One of my favourite antiques stories involves someone in Philadelphia who bought (for about one or a couple of dollars) a used end table with a small drawer in it at a simple garage sale. They casually took it home and put it away (presumably for future use) for a few years. That while later, that person picked out the table and casually went through the drawer. It turned out to be filled with autograph books that had rare ones like John Lennon, Muhammed Ali, Mary Astor, and all sorts of other famous (and many other by even that time about twenty years ago, departed) celebrities.
They were able to trace the end table and the autograph books (dating from the early ‘70s) to a since deceased woman who often went to Mike Douglas show tapings in Philadelphia back then and she was able to get the autographs of these famous people when they guested on that show. What really threw me for a loop was seeing the labels on the books “#2-1972” or “4-1973” as to how many of these books were in this woman’s collection.
I fully expect one day on AR that someone will walk in with a hitherto unknown Picasso, Dali or Rembrandt................
“Paul Newman wore a 1971 watch in a 1969 movie?”
Why not? After all lt’s Hollyweird and they are Liberals.
Anything is possible.
I think they’re unattractive and bulky. Seen nicer 100 dollar Timex.
Newman wore the same type of watch in the movie, not this watch in the video. (Antiques Roadshow link below...)
I recently bought a Louis Vuitton purse at a garage sale, original late 70’s I think, but never used even has the original tags on it. It is ugly and I would never use it, I gave it to my daughter for Christmas and told her she had to work at finding the perfect buyer for thousands of dollars so she could remodel her kitchen.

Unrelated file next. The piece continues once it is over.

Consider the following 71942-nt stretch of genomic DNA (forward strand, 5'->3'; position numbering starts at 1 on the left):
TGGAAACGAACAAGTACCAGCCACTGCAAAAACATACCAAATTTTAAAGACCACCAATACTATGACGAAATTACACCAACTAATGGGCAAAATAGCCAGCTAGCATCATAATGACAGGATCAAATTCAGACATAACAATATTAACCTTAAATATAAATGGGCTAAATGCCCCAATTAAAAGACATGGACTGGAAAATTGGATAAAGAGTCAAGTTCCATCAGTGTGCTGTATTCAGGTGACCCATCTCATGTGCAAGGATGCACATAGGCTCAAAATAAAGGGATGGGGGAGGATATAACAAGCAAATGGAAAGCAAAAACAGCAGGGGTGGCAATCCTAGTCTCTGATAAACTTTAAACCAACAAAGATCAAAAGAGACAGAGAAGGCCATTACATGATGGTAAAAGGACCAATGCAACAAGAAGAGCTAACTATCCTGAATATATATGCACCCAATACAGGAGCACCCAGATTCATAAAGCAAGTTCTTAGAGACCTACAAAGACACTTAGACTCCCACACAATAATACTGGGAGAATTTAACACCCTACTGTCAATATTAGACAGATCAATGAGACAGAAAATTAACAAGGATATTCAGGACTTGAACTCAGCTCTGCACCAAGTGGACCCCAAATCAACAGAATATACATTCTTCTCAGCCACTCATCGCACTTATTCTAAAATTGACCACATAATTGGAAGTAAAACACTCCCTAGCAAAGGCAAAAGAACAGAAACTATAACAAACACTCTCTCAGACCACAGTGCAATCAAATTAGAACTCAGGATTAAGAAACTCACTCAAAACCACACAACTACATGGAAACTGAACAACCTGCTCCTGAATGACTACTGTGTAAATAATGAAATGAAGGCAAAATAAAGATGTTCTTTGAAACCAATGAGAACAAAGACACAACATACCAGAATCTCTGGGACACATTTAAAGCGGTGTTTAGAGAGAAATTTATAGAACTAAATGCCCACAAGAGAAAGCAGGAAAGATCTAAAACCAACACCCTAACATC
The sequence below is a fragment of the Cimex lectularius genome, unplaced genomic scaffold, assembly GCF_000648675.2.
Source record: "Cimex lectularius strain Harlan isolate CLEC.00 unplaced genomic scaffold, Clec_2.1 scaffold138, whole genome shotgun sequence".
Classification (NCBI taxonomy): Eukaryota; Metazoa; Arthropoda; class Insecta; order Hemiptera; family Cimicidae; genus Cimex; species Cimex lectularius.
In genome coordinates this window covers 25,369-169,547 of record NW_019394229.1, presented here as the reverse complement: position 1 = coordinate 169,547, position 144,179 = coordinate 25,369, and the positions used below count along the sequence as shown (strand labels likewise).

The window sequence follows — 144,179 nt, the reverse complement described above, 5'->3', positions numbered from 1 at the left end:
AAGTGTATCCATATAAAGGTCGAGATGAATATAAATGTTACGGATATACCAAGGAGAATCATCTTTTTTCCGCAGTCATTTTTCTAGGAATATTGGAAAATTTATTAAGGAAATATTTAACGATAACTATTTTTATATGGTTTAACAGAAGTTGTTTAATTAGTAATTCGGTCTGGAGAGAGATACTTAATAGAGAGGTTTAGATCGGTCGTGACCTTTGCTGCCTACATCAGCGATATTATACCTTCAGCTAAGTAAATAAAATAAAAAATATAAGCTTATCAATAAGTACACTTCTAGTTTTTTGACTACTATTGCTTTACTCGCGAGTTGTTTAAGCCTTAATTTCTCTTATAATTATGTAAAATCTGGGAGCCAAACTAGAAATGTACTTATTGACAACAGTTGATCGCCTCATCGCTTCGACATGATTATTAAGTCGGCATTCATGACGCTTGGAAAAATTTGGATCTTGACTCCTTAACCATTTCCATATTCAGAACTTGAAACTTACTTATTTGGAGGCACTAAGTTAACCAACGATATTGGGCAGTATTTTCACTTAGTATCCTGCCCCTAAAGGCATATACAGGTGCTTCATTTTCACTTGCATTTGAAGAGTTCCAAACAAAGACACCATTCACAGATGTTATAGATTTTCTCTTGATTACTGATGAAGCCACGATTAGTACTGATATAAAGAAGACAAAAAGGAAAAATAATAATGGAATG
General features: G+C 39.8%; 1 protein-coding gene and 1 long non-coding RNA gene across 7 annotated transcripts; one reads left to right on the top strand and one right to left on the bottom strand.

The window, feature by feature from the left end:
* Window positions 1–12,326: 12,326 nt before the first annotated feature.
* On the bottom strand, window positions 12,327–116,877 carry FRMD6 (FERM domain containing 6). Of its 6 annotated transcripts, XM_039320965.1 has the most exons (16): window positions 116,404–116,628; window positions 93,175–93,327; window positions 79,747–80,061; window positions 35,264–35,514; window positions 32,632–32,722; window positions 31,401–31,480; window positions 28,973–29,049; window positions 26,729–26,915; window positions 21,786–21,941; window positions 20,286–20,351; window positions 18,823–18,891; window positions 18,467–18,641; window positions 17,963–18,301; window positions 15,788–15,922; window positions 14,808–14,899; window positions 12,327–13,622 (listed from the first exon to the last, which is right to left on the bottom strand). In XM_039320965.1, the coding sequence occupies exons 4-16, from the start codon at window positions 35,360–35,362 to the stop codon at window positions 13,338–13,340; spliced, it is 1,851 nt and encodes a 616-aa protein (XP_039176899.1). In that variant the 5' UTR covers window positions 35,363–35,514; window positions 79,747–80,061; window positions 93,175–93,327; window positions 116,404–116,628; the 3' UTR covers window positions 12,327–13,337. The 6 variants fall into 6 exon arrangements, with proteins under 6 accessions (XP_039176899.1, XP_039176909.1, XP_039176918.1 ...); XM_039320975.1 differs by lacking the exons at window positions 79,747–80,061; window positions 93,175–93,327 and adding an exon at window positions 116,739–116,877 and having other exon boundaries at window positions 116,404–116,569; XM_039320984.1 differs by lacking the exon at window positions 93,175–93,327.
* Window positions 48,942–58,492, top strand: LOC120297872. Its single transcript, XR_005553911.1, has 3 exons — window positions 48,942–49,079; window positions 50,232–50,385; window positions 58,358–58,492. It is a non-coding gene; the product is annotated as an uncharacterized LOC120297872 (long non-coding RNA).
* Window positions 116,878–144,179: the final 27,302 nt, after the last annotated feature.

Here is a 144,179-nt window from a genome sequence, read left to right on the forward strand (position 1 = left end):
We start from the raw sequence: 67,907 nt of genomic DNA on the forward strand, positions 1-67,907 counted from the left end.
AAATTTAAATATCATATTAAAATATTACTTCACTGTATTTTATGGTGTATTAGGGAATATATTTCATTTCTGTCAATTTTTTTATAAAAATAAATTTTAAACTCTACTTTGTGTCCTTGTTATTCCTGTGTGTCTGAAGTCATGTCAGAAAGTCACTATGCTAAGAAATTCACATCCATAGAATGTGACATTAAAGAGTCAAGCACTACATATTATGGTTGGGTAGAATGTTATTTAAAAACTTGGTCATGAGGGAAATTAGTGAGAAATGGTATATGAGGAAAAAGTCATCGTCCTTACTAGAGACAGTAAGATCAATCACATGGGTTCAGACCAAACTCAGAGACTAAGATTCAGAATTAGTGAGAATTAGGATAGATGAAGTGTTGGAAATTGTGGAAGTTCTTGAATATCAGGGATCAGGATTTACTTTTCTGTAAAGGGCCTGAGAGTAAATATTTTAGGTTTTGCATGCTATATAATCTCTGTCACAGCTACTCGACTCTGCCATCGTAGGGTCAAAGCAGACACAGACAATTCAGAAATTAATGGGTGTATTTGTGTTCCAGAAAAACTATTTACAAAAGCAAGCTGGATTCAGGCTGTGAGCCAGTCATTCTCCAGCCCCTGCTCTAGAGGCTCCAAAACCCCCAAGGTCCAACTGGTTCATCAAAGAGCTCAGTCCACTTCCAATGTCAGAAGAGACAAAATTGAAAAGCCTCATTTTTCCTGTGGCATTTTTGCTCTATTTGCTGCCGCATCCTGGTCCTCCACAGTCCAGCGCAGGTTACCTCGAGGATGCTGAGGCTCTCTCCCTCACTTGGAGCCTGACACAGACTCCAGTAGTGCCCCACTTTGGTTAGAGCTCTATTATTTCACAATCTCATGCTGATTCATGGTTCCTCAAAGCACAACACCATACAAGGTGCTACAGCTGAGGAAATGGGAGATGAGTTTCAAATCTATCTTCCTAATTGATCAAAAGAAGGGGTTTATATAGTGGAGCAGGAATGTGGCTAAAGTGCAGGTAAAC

“Seen nicer 100 dollar Timex.”
Well, not nicer in the mechanical or workmanship sense, but the Timex will most probably keep much more accurate time.
Each half year when I change my work Timex hour to accommodate daylight wasting time, I have not yet found the watch to be greater than 30 seconds off of the NIST time signal. Not bad for six months of daily use.
A 1971 Mustang and a 1969 Mustang are both Mustang models by Ford but they arent the same
Well they are purely mechanical, no quartz so it will never be as small as a Timex.
I have no issue with it being bigger, it has to be.
However as this guy pointed out he bought his for $350 in 1971.
$350 in 1971 dollars adjusted for inflation is $2,220 in todays dollars.
So, for the cheapest Rolex today being 17k or something like that, just doesn’t add up.. so its purely charging buyers money simply for its name, not for its product or quality. Purely a status symbol
Mail jewelry - it has to have a function and be handmade.
But, as a president said, “You didn’t build that!”
Mom gave me a Timex for my 10th B day. Still works great. 50 years now....takes a lick’n but keeps on tick’n. I also have a nice Seiko, 25 years old. Just as good as the Timex. When I go on vacation I get a 10 dollar throw away, they last for about one year max. ..I see Rolex as jewelry more than a time piece. Just me.